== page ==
After a few or many beers at the hotel or in town, we assembled the next day to tour the brewery and hotel in smaller groups. I knew it was large (42 acres), but like everyone else, the complex on the outskirts of Columbus bowled me over.
I once thought the Ellon Brewery with its artwork and state-of-the-art systems was a Willy Wonkaesque fun factory; BrewDog’s Columbus premises is all that – on steroids and with a hotel.
We toured the brewery, meeting half a dozen operatives along the tour; the cannery and its hyper-enthused canner was smashing; the nerve centre control room was science faction as computer graphics illustrated what valve needed turning or what needed heating.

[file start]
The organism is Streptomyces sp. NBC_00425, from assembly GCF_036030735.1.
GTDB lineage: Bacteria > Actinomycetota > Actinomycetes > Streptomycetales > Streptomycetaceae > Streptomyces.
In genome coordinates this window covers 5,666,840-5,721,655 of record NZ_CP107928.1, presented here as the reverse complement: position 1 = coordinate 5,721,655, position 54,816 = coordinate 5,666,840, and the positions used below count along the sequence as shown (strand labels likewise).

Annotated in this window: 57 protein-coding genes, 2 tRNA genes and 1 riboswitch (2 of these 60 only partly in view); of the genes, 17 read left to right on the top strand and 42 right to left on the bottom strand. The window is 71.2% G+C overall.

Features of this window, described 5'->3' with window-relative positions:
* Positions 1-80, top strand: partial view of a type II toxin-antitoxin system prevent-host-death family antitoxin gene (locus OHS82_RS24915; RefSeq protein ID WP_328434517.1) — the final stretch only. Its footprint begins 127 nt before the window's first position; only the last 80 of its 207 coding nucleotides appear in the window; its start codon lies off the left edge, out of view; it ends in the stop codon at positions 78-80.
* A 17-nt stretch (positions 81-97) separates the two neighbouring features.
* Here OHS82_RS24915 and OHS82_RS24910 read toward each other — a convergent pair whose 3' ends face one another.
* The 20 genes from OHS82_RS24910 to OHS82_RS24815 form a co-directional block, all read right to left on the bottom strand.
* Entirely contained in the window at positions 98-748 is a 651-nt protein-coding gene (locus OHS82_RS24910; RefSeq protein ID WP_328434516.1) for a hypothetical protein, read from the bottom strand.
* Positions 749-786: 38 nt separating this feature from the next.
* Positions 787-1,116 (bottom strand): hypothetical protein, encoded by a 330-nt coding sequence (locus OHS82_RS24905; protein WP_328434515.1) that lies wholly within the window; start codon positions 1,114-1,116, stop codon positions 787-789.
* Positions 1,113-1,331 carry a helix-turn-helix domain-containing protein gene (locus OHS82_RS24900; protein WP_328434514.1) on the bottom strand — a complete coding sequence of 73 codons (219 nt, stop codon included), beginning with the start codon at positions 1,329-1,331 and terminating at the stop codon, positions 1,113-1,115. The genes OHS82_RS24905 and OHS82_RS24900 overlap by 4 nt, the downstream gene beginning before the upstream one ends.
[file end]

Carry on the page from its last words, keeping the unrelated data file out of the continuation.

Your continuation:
BrewDog’s chartered plain was filled with luxuries
The hotel is everything we were hoping for; some of us stayed for a night or two in the rooms which were named after some of the beers, lagers, stouts and IPAs BrewDog’s created.
A giant bed, a neon sign over it, two beer fridges (one for your bathroom by the shower no less), and an option to put a draft of your choice on tap in your room and views to the fields and into the brewery: heaven.
When I got to the Hinterland room for the last night of the 4 night epic adventure, I was too tired to go out – and was deliriously happy staying in the giant bed with its fluffy pillows. It should be noted the shampoos, soaps and lotions were made with a BrewDog concoction ‘Elvis Juice’ – a nice citrusy, tart delight – these will, I hope, be offered for sale sometime soon.
Revelling in this fun city, many of us went to the Columbus Blue Jackets ice hockey match on the Saturday.